It’s a battle of the surveys, as a German study finds that Facebook and email are more irresistible than sex, while an Australian one argues that sex offers far more pleasure and meaning than online pursuits.
According to a smartphone-based German survey released in October, while the sex drive is stronger overall than the desire to check Facebook or Twitter, people are more likely to give in to social media temptations. As study author Wilhelm Hofmann explains, “Media desires, such as social networking, checking emails, surfing the Web or watching television might be hard to resist in light of the constant availability, huge appeal, and apparent low costs of these activities.” In other words, Facebook often trumps sex because of its convenience.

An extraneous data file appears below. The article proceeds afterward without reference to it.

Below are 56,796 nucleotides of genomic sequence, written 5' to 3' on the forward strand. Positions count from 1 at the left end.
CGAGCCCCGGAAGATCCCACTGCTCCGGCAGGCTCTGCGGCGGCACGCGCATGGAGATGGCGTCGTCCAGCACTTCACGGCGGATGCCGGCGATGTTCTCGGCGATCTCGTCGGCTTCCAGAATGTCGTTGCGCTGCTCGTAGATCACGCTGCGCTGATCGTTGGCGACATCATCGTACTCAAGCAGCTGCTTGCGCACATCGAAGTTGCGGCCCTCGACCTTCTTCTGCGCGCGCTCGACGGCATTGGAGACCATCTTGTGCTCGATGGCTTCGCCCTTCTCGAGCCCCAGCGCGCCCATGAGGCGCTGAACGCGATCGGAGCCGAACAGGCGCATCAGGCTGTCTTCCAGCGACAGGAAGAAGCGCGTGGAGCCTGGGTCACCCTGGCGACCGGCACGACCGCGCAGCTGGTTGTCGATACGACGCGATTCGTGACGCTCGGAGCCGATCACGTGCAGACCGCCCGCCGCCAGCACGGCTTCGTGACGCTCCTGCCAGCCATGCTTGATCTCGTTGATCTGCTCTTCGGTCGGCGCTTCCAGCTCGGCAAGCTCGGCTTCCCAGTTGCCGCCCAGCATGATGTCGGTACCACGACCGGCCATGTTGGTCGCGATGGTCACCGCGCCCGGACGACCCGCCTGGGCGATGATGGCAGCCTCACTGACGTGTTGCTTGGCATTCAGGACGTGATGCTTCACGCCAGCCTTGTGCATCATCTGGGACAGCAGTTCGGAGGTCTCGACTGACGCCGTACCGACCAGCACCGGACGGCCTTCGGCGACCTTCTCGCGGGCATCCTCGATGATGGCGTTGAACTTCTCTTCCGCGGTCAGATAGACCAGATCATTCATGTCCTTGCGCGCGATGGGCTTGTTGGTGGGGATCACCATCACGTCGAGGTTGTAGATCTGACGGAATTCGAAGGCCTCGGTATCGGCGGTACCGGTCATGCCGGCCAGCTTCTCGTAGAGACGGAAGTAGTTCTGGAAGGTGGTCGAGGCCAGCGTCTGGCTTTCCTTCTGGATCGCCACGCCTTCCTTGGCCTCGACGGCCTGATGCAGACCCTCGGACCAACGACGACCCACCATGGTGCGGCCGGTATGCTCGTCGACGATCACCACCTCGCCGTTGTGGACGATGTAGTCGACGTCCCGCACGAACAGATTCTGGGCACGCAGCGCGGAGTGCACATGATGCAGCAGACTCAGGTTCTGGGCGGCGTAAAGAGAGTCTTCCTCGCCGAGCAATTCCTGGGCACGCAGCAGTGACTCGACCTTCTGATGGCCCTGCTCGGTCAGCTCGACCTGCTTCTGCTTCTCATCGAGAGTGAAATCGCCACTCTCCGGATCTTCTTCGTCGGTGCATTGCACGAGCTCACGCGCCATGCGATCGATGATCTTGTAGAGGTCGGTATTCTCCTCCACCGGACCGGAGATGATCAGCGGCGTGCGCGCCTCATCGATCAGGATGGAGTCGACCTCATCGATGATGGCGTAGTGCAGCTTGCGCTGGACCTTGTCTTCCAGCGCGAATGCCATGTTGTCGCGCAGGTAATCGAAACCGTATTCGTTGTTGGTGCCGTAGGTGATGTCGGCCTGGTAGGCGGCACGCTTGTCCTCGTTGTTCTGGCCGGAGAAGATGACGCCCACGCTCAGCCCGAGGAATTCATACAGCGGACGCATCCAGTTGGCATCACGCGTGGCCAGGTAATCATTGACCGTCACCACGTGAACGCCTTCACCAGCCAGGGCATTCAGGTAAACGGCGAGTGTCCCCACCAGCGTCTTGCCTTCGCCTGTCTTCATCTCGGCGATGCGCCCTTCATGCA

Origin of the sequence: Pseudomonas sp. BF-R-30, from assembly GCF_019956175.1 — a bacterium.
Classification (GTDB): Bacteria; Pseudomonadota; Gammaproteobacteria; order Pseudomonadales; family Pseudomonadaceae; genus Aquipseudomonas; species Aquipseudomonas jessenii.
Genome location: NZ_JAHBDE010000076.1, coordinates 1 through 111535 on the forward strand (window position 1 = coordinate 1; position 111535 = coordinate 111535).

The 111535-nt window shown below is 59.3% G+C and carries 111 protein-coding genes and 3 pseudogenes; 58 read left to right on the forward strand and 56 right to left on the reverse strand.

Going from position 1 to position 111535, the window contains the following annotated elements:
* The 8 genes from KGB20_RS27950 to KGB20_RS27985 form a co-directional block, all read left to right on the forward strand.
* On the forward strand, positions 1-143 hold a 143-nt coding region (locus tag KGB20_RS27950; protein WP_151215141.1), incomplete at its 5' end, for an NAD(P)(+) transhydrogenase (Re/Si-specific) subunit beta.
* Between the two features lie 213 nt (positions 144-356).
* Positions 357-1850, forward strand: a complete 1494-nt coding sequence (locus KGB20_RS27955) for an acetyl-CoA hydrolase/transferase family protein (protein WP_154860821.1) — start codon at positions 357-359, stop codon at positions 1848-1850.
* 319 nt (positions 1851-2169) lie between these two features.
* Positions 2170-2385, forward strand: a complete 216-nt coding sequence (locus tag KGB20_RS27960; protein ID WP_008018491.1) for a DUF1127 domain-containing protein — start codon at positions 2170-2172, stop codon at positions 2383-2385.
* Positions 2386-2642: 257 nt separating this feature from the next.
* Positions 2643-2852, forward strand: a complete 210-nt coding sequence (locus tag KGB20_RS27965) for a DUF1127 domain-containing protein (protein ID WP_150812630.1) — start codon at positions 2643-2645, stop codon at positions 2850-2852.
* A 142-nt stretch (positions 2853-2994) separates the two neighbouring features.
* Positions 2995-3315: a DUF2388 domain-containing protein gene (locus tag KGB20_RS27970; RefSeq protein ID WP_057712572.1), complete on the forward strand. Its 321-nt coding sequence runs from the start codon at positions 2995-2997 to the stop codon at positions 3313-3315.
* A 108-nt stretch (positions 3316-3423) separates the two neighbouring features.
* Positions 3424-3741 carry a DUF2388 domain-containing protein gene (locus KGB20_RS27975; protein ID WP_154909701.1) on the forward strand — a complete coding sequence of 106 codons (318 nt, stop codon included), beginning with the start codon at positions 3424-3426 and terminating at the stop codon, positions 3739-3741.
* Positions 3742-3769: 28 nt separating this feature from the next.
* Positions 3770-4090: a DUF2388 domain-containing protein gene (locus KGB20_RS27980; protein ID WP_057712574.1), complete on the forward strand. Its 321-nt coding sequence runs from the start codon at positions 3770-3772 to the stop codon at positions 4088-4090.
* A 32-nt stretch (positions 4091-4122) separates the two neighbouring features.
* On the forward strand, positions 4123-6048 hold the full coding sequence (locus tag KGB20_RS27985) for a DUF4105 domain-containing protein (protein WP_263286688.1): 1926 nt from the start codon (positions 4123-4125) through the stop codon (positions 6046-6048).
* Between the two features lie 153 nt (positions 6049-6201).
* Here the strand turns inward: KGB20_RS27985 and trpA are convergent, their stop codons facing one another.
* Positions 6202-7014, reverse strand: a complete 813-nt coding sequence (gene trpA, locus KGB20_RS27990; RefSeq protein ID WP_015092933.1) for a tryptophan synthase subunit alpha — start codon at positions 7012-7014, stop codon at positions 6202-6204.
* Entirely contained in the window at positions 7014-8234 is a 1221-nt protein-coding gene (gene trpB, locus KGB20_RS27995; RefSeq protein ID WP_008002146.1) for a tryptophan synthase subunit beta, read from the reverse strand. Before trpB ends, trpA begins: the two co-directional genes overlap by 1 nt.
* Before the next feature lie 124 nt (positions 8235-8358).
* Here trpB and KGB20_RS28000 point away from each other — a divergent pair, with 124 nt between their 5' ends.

A new Australian study takes a slightly different tack, asking participants to rank 30 activities–everything from listening to music to doing housework–based on four measures: the pleasure they provide, their meaningfulness, their level of engagement (i.e. how absorbed you become in an activity), and how happy they make you feel. Here, sex received the top rank in all four categories. Surprisingly, participants derived more meaning from sex than they did from volunteering or religious activities. Meanwhile, Facebook scored dead last on the meaningfulness scale, and only narrowly beat out commuting, paid work, housework, and sickness in the amount of happiness it inspires.
If both studies are to be believed, sex is inconvenient but well worth your time, while Facebook is joyless and meaningless but nonetheless irresistible.
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